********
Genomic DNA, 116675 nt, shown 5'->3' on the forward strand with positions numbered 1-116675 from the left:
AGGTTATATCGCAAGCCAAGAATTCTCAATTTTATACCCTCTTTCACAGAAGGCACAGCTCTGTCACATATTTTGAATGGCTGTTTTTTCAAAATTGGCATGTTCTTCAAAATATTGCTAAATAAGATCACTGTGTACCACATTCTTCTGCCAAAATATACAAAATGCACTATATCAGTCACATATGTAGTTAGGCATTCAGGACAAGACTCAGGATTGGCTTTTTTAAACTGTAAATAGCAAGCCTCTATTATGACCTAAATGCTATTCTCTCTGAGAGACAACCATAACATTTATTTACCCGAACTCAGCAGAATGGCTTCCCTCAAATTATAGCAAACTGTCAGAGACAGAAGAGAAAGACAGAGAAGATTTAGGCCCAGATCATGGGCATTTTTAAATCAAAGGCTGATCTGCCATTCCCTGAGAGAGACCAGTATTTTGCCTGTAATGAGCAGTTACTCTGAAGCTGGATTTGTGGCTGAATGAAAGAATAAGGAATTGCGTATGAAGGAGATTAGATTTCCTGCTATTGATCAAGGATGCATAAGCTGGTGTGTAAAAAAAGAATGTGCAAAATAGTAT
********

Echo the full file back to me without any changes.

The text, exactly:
Genomic DNA, 116675 nt, shown 5'->3' on the forward strand with positions numbered 1-116675 from the left:
AGGTTATATCGCAAGCCAAGAATTCTCAATTTTATACCCTCTTTCACAGAAGGCACAGCTCTGTCACATATTTTGAATGGCTGTTTTTTCAAAATTGGCATGTTCTTCAAAATATTGCTAAATAAGATCACTGTGTACCACATTCTTCTGCCAAAATATACAAAATGCACTATATCAGTCACATATGTAGTTAGGCATTCAGGACAAGACTCAGGATTGGCTTTTTTAAACTGTAAATAGCAAGCCTCTATTATGACCTAAATGCTATTCTCTCTGAGAGACAACCATAACATTTATTTACCCGAACTCAGCAGAATGGCTTCCCTCAAATTATAGCAAACTGTCAGAGACAGAAGAGAAAGACAGAGAAGATTTAGGCCCAGATCATGGGCATTTTTAAATCAAAGGCTGATCTGCCATTCCCTGAGAGAGACCAGTATTTTGCCTGTAATGAGCAGTTACTCTGAAGCTGGATTTGTGGCTGAATGAAAGAATAAGGAATTGCGTATGAAGGAGATTAGATTTCCTGCTATTGATCAAGGATGCATAAGCTGGTGTGTAAAAAAAGAATGTGCAAAATAGTAT